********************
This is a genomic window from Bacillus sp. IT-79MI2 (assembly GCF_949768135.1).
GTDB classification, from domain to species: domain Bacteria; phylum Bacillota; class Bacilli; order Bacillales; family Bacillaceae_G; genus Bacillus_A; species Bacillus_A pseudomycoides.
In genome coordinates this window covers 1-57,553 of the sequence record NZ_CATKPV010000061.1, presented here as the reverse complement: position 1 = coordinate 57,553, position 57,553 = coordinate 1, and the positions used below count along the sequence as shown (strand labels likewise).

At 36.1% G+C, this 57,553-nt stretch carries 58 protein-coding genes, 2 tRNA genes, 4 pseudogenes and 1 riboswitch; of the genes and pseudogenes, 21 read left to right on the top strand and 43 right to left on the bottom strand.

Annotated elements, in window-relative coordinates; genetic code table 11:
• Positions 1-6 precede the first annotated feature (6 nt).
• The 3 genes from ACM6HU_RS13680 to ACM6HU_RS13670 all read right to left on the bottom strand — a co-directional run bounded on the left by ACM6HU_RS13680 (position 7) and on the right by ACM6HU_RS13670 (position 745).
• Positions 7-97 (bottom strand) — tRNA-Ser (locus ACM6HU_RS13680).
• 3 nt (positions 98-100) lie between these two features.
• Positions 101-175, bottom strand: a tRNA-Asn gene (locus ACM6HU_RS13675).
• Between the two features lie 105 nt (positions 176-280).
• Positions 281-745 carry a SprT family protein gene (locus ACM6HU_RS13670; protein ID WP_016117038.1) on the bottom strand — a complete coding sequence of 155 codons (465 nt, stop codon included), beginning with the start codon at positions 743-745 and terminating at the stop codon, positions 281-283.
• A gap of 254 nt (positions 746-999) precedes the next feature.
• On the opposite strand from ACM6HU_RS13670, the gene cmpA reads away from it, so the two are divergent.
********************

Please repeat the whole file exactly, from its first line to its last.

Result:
This is a genomic window from Bacillus sp. IT-79MI2 (assembly GCF_949768135.1).
GTDB classification, from domain to species: domain Bacteria; phylum Bacillota; class Bacilli; order Bacillales; family Bacillaceae_G; genus Bacillus_A; species Bacillus_A pseudomycoides.
In genome coordinates this window covers 1-57,553 of the sequence record NZ_CATKPV010000061.1, presented here as the reverse complement: position 1 = coordinate 57,553, position 57,553 = coordinate 1, and the positions used below count along the sequence as shown (strand labels likewise).

At 36.1% G+C, this 57,553-nt stretch carries 58 protein-coding genes, 2 tRNA genes, 4 pseudogenes and 1 riboswitch; of the genes and pseudogenes, 21 read left to right on the top strand and 43 right to left on the bottom strand.

Annotated elements, in window-relative coordinates; genetic code table 11:
• Positions 1-6 precede the first annotated feature (6 nt).
• The 3 genes from ACM6HU_RS13680 to ACM6HU_RS13670 all read right to left on the bottom strand — a co-directional run bounded on the left by ACM6HU_RS13680 (position 7) and on the right by ACM6HU_RS13670 (position 745).
• Positions 7-97 (bottom strand) — tRNA-Ser (locus ACM6HU_RS13680).
• 3 nt (positions 98-100) lie between these two features.
• Positions 101-175, bottom strand: a tRNA-Asn gene (locus ACM6HU_RS13675).
• Between the two features lie 105 nt (positions 176-280).
• Positions 281-745 carry a SprT family protein gene (locus ACM6HU_RS13670; protein ID WP_016117038.1) on the bottom strand — a complete coding sequence of 155 codons (465 nt, stop codon included), beginning with the start codon at positions 743-745 and terminating at the stop codon, positions 281-283.
• A gap of 254 nt (positions 746-999) precedes the next feature.
• On the opposite strand from ACM6HU_RS13670, the gene cmpA reads away from it, so the two are divergent.